Dictionary of National Biography, 1885-1900/Babington, William (d.1455)

BABINGTON, Sir WILLIAM, (d. 1455), judge, of an ancient Northumbrian family, was the second son of Sir John Babington, Knt., of East Brigford in the county of Nottingham, by Benedicta, daughter of Simon Ward, Esq., of Cambridgeshire, who held the offices of escheator (a functionary whose business it was to safeguard the interests of the crown in escheats, wardships, and the like incidents of the royal prerogative) for the counties of Northampton and Rutland, and custos of the castle and manor of Okeham. Babington married Margery, daughter of Sir Peter Martell, Knt., of Chilwell in Nottingham, through whom he became possessed of estates in that place, and by whom he had five sons and five daughters. He was appointed king's attorney on 16 Jan. 1414, and in the following year (11 July 1415) was commanded to take the rank of serjeant-at-law, at that time one of greater dignity than that of king's attorney, but generally shunned as a barren and expensive honour. Accordingly, in company with several other 'apprentices of the law' who were summoned about the same time, he neglected to appear to the writ, and it was only under pressure of an order from parliament (November 1417) that he and his colleagues were induced to comply. This incident is referred to by Pym in his speech in impeachment of the Duke of Buckingham (in 1626) as one which might be distorted, though manifestly irrelevant, into a precedent for the practice of compelling the purchase of titles of honour, which was one of the offences with which the duke was charged. It is about this date (1417) that Babington's name begins to appear with frequency in the year books. His rise henceforward must have been rapid, for he was appointed chief baron of the exchequer in 1419, and in 1420 justice of the common bench. In 1423 he became chief justice of the common bench, and so continued until 1436, when he retired. In that year his name appears in the list of those called upon to contribute to the loan raised for the purpose of infusing new vigour into the war in France, the sum exacted from him being 100l. He endowed the Babington chantry at Flaforth in Nottinghamshire with some houses and rents, and is said by Foss to have founded 'a chantry for two chaplains at the altar of St. Catherine in the church at Thurgarton' in the same county. There occurs in the St. Alban's Registry the following memorandum: 'For one cup given to W. Babington, Knt., Chief Justice of the Common Bench, for favours done to the Monastery, c. s.' Babington died in 1455, and was buried at Lenton Priory in Nottinghamshire.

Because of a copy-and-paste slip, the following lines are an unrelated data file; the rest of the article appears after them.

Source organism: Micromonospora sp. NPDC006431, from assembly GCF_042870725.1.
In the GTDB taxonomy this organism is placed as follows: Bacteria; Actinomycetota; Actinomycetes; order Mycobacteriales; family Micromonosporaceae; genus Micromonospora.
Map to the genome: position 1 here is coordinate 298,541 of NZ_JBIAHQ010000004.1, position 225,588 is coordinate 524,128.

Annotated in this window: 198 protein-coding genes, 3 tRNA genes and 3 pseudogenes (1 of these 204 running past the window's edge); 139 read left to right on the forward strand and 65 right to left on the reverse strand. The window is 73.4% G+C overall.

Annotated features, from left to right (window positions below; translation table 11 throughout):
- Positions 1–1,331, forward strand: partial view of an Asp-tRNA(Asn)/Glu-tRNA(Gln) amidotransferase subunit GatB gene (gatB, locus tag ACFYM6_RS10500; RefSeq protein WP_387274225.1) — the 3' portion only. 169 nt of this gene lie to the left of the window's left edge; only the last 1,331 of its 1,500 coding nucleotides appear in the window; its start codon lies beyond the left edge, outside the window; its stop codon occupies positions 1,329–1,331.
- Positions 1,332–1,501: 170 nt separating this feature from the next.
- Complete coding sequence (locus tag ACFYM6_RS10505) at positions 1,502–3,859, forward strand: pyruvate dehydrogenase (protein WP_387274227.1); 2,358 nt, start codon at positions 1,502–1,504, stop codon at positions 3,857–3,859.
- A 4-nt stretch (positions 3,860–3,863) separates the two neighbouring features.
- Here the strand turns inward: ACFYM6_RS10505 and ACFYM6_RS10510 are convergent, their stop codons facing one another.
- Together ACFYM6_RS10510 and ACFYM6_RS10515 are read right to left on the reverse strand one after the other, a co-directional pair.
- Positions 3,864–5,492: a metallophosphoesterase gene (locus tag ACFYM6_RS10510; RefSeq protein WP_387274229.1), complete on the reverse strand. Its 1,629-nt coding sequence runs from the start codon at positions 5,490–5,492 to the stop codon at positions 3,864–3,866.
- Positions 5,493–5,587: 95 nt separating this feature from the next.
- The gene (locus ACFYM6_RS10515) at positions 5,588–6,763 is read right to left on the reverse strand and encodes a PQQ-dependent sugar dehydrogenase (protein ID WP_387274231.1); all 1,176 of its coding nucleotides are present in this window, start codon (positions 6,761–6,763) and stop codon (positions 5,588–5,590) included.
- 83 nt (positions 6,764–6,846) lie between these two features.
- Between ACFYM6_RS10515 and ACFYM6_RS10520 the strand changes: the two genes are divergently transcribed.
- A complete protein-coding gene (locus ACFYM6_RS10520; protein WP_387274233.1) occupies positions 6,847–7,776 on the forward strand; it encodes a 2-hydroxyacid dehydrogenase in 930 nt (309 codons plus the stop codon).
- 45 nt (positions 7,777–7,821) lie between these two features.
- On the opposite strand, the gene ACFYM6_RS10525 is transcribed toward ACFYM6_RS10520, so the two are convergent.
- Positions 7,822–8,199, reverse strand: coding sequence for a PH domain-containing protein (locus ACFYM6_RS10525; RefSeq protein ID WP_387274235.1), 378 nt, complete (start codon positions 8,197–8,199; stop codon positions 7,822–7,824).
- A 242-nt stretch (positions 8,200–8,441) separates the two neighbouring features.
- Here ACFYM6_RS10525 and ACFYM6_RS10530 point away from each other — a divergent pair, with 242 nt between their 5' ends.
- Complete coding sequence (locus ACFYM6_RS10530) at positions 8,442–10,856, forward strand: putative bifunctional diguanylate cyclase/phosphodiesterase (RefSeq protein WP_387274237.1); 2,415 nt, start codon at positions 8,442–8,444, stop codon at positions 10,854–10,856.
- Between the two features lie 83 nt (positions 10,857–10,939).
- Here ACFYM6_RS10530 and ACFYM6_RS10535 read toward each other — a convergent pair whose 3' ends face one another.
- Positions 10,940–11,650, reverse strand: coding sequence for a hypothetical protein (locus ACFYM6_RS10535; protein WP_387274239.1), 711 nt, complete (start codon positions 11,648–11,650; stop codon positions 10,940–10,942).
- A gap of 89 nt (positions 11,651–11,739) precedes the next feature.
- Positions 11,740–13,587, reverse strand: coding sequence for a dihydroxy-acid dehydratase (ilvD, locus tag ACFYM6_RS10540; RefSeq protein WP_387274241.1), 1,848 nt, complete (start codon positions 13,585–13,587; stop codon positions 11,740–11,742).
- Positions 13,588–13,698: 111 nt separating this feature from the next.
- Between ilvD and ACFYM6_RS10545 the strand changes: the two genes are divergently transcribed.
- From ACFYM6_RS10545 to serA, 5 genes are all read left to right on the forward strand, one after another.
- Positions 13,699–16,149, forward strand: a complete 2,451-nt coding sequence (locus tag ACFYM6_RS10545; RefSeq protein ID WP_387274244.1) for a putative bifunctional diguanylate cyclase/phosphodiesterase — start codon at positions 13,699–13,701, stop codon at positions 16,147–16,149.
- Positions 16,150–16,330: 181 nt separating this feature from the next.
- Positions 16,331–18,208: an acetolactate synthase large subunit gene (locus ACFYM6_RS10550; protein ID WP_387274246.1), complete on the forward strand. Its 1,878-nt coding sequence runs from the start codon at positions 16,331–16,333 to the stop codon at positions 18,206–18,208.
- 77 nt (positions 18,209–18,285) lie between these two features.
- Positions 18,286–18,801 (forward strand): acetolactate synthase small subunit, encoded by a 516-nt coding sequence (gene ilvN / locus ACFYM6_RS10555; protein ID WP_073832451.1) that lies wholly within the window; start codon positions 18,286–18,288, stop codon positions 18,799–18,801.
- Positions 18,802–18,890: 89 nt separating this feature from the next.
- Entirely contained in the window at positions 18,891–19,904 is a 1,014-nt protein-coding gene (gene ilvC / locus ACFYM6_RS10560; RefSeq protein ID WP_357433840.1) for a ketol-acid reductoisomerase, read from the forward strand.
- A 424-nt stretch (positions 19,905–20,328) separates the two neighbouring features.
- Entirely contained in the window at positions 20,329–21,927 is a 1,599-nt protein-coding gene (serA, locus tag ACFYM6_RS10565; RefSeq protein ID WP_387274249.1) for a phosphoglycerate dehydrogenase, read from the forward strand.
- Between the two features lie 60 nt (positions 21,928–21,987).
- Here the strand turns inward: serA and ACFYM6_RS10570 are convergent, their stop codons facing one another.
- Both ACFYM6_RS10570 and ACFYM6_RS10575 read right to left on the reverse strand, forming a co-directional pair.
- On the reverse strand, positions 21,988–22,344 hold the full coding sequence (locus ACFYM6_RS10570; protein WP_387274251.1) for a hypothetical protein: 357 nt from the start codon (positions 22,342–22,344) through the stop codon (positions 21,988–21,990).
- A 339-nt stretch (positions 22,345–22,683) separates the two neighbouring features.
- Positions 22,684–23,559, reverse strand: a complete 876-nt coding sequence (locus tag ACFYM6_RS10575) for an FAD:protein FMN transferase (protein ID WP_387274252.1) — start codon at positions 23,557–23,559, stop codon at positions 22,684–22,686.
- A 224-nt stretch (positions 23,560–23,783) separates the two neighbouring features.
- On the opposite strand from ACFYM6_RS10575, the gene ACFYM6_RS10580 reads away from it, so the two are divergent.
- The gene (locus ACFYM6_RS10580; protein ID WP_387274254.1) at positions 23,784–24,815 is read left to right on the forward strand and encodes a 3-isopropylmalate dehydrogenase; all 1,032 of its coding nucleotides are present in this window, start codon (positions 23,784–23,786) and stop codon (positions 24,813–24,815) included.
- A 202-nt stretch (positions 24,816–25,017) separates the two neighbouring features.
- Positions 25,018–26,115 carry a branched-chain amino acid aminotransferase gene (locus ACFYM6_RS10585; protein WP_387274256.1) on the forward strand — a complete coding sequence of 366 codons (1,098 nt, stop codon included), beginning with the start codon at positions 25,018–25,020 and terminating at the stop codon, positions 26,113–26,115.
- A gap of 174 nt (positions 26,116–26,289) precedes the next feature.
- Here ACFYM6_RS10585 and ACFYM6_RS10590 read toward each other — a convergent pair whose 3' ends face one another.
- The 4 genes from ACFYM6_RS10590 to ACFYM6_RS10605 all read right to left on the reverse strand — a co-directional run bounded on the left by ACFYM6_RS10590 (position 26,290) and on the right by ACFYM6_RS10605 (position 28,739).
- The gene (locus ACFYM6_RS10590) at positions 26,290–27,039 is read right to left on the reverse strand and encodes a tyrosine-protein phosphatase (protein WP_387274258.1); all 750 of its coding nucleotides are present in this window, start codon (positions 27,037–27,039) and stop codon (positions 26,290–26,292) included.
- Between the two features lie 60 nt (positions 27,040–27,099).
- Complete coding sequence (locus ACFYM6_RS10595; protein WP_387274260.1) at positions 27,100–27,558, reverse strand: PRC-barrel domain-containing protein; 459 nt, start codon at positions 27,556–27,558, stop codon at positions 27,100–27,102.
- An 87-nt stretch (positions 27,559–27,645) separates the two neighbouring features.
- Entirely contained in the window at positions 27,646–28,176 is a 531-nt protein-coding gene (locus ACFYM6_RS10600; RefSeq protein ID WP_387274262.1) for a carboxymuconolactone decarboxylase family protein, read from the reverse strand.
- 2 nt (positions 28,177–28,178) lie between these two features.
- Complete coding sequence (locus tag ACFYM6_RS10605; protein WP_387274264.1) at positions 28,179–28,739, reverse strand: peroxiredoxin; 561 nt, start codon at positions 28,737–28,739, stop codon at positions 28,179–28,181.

[Burke's Landed Gentry; Foss's Judges; Rot. Parl. iv. 107, 1353; State Trials, ii. 1315, 1353; Dugdale's Chronica Series, 57, 58, 62; Proceedings of the Privy Council, 316, 327; Calendarium Inquisitionum post mortem et Escætarum, iv. 263, 298.]

J. M. R.